Lewis trailed final-round partner Yani Tseng, the world’s most dominant and No. 1-ranked player, by two strokes at Mission Hills Country Club. It seemed like long odds for a player who had yet to win on the LPGA. Inspired by a media member giving the title to Tseng after the third round, she came on strong on Sunday. By the fifth hole, Lewis was tied with Tseng, led at the turn and shot 69 to win by three strokes, capping it with an 18-foot par putt on the 17th hole.
That was not the first obstacle Lewis has overcome. She battled scoliosis, a curvature of the spine, as a teenager after wearing a brace the majority of the time and underwent back surgery during her senior year in high school. (Her web site is www.stacysback.com.) In college at the University of Arkansas, she placed second in Player of the Year selections to Duke’s three-time Player of the Year Amanda Blumenherst. While maintaining excellence on the course, Lewis also earned a double degree in Finance and Accounting. When Lewis won the 2008 LPGA Qualifying Tournament, she was overshadowed by Michelle Wie also gaining her card.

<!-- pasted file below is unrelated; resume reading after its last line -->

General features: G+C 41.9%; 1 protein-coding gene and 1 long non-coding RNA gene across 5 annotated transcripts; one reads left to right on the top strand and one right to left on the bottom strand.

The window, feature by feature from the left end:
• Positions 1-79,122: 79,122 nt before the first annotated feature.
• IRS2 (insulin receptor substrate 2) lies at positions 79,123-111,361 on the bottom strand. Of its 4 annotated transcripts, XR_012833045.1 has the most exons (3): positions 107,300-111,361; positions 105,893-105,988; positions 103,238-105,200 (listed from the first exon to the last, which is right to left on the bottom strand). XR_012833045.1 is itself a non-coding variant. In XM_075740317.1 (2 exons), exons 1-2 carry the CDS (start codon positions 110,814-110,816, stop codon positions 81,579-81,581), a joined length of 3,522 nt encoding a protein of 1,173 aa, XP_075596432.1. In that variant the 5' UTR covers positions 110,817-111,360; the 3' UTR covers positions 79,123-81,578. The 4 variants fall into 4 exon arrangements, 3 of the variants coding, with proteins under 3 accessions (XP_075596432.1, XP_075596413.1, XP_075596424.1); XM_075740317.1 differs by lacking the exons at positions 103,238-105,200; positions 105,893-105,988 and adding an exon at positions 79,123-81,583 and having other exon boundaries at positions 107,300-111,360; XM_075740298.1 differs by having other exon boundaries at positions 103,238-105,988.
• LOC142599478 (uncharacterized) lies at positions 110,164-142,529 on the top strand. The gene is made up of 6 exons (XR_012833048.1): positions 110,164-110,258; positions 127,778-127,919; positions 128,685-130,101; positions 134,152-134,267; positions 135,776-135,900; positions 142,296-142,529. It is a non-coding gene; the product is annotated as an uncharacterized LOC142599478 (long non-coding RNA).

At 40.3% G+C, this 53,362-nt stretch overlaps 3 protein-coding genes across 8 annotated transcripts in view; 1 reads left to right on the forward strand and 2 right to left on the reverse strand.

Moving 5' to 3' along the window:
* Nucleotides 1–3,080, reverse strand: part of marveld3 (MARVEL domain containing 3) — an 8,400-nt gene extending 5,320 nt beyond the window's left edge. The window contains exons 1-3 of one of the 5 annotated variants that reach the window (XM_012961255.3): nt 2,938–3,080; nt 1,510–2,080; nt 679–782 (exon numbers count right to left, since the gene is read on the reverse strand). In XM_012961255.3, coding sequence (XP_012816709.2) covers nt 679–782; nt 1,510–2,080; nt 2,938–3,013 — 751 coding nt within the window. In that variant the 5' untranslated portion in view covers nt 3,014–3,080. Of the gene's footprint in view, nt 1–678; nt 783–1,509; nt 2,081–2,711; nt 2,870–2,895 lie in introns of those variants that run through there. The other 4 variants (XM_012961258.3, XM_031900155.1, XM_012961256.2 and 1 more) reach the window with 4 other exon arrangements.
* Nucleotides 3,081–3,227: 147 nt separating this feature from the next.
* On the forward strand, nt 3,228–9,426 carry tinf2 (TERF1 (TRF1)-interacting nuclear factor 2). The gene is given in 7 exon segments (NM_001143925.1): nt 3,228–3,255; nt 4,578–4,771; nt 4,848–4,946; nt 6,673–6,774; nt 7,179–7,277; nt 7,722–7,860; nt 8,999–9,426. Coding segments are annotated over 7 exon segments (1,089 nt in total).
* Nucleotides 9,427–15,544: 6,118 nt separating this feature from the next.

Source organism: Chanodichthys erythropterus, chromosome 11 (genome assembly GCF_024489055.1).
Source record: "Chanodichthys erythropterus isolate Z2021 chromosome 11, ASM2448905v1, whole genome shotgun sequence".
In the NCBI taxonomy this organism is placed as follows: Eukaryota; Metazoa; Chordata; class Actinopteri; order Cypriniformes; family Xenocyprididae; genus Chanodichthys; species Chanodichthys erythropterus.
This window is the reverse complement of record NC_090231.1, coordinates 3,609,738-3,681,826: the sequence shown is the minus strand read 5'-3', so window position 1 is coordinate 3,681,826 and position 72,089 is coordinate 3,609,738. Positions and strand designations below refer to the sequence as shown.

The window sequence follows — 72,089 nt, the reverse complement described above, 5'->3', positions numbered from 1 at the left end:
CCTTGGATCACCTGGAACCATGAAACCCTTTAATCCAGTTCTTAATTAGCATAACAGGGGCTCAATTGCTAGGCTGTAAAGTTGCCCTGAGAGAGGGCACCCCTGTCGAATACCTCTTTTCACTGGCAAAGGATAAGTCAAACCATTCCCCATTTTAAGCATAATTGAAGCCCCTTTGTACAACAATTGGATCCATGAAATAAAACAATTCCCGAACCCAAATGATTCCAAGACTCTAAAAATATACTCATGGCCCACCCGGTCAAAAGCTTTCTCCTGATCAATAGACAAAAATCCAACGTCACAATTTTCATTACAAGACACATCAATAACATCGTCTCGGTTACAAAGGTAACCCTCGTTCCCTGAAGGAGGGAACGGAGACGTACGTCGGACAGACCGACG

“When I get behind a wall I just seem to find my way, claw my way out,” Lewis said. “I seem to do it a lot. I don’t usually have the spotlight – someone else does – and that drives me.”
Lewis became the fourth player in LPGA history to record her first career LPGA victory at the Kraft Nabisco, joining Helen Alfredsson (1993), Nanci Bowen (1995) and Morgan Pressel (2007). The major championship win kick-started the best season of her career, with two runner-up finishes, 12 top-10s, a fourth-place finish on the money list and a spot on the Solheim Cup team. Her consistency has continued this season, with top-25 finishes in all five starts, with a best a T2 at the season-opening ISPS Handa Australian Open. She is currently ranked ninth in the Rolex Women’s World Golf Rankings.
Lewis is paired in today’s first round with Natalie Gulbis, in the pairing preceding Tseng and Paula Creamer.